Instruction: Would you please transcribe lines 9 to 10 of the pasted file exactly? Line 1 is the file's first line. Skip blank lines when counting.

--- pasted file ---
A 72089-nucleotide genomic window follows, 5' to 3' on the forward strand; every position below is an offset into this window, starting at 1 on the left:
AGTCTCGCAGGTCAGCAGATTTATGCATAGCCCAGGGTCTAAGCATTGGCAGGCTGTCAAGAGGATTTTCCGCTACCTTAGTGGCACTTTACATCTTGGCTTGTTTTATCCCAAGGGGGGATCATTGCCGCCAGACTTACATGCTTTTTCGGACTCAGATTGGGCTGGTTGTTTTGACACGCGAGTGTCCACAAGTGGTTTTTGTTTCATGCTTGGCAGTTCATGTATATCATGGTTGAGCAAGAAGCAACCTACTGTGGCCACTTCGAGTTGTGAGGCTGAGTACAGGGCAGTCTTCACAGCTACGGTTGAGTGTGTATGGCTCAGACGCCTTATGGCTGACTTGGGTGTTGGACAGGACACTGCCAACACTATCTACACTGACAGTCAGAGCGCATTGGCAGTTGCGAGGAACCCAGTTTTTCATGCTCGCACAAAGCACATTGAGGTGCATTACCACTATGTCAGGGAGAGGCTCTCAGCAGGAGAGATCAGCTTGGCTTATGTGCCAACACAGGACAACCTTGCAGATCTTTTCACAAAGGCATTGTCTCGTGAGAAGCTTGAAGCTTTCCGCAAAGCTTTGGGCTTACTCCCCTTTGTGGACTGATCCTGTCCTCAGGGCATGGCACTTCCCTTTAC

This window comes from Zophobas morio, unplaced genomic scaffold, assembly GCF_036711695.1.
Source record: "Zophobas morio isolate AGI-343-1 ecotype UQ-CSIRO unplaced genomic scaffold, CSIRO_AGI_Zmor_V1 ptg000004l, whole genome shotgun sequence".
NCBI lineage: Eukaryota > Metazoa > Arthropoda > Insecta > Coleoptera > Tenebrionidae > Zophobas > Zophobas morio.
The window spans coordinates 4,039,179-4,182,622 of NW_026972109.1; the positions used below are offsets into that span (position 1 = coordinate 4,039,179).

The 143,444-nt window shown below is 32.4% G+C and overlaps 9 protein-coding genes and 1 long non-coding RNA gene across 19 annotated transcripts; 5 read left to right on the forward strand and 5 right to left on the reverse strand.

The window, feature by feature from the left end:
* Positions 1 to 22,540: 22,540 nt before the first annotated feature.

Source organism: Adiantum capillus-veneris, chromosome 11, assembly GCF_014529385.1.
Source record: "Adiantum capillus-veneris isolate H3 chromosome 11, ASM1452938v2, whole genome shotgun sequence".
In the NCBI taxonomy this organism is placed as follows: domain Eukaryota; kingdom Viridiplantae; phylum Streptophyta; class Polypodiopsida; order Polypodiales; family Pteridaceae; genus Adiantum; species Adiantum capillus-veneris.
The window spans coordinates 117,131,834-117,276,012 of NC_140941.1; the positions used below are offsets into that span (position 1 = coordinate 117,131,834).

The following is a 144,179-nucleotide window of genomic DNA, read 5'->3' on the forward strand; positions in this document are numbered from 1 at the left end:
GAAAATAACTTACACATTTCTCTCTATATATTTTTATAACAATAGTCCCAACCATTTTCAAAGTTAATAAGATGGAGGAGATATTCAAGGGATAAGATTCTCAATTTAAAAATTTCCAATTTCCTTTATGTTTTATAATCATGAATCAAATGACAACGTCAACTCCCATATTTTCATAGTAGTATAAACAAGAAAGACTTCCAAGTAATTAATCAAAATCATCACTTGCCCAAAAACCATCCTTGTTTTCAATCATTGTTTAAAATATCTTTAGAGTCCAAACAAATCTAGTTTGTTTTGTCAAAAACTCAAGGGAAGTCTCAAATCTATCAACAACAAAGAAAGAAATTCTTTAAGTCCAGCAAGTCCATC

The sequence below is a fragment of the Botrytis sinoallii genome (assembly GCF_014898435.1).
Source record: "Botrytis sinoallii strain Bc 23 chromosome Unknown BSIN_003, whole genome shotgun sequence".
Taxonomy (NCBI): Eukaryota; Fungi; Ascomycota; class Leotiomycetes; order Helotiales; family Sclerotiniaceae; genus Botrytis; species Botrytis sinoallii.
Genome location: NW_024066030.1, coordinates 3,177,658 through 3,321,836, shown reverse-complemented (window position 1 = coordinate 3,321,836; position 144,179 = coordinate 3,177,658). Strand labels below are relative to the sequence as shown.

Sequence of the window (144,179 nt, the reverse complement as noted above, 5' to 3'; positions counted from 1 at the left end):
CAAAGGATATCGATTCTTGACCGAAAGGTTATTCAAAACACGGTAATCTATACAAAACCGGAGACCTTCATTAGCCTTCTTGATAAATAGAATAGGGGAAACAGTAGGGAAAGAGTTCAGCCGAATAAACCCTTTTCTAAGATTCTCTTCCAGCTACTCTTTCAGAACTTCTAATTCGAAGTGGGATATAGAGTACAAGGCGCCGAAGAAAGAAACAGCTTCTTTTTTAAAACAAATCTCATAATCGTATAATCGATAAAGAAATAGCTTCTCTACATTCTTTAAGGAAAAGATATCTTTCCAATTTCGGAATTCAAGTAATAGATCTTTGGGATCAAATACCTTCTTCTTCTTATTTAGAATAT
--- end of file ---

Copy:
* Positions 1 to 22,540: 22,540 nt before the first annotated feature.

Source organism: Adiantum capillus-veneris, chromosome 11, assembly GCF_014529385.1.